It’s been more than a week now that we’ve arrived after a straining passage in the lovely bay of Mindelo on the island Sao Vincente, Cape Verde. Here the cobbled streets are crowded with a cheerful crowd of locals mixed with a bunch of often slightly forlorn looking tourists, most of them sailors. The weather is much more benign than in The Gambia, temperatures seldom exceeding 30 degrees, and the eternal trade winds blowing constantly from North-East make even the higher temperatures very comfortable. Here we also find quite well-stocked super markets, wireless internet in the marina, bakeries with yummy pastries for breakfast and busy fish-markets with a variety of fresh local fish – in short, it all feels very civilized and laid back.
As for Christmas: the plan was to have lots and lots of prawns with other snacks for Christmas lunch, and then a big roast for dinner. As it turned out, they only had a two kg pack of frozen green prawns for sale. Surprisingly lots and lots and LOTS of prawns for lunch was too much for the two of us – even though Patrick kept insisting that once he ate 1.8 kg of steaks all by himself. Well, Christmas lunch was extended to Christmas dinner: prawns fried in garlic butter are yummy too! And Boxing Day saw a brilliant roast à la Lewis, delicious!
Although we had to rest for a couple of days afterwards to digest all these goodies, we’re now busy getting ready for the Atlantic crossing. There are a lot of smaller repairs and some big ones to be done, entry requirements for the Caribbean to be checked (having a dog on board does not make things any easier), and of course the island wants to be explored too! We didn’t get much of a chance yet to explore the barren hills around Mindelo, but hopefully we’ll go for an end-of-the-year hike soon to celebrate the completion of one of the most eventful years either of us has ever seen.
It’s been a few days now that we’re back on good old Widdershins. It’s great to be back – the slow rocking of the boat whenever there’s a slight breeze, the wind in the rigging, the quiet mornings between the mangroves … and not least the food! Admittedly it has been quite nice to be served every meal up at the chimp project, but daily doses of rice with either red or green sauce (we disdainfully called it red or green monkey poo) just gets old really quickly. Hamburgers, steak or even porridge on the other hand … as I said, it’s good to be back.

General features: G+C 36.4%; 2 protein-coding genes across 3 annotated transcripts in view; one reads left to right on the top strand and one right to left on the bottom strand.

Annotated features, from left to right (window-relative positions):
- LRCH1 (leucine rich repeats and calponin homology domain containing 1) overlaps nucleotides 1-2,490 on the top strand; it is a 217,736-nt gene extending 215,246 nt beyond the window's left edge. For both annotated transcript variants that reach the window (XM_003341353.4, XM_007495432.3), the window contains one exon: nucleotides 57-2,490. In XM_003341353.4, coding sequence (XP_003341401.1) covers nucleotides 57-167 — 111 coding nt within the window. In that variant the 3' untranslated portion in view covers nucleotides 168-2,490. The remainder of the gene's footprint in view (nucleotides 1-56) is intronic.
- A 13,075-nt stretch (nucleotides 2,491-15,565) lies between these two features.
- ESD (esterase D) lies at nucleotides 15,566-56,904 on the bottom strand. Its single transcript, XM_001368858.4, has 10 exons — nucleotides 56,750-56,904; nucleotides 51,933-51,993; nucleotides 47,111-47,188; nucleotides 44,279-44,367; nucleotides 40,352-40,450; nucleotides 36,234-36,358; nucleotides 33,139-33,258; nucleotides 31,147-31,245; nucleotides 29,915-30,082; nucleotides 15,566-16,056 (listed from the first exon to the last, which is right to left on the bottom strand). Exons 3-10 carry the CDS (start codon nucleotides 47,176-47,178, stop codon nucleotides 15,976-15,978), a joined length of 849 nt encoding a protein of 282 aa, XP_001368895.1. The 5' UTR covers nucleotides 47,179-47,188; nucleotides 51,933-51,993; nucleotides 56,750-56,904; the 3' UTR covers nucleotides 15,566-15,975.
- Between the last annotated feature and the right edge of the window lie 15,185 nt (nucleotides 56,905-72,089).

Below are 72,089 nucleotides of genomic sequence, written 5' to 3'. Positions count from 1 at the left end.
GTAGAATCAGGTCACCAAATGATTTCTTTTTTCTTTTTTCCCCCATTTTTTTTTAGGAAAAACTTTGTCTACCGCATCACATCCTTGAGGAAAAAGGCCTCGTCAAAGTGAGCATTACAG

However, it’s a lot of work, too. Since we’ve come back we’ve done a major clean up trying to streamline our belongings (any read books or watched DVDs must go, any cloths for less than 20°C were put in storage, and any food that didn’t look like it’s up for an Atlantic crossing was chucked out). Of course a few things have also broken in the time we were gone – the stove keeps playing up (then again that thing must have been carried over from medieval times), the alternator that charges the batteries from the engine has broken, and the solar panel never actually worked … so, we scraped our leftover dalasis together, and purchased a new generator, a new solar panel and a new alternator. However, however … this is still The Gambia. Of course the new generator broke after half an hour of use. So, back into town, to get an upgrade. The screws of the regulator of the solar panel broke off during installation, rendering the whole thing useless and making a furious Patrick ride once again back into town to get yet another upgrade. We haven’t gotten a chance to install the new alternator yet, but knowing our luck … ah well, T.I.A., this is Africa.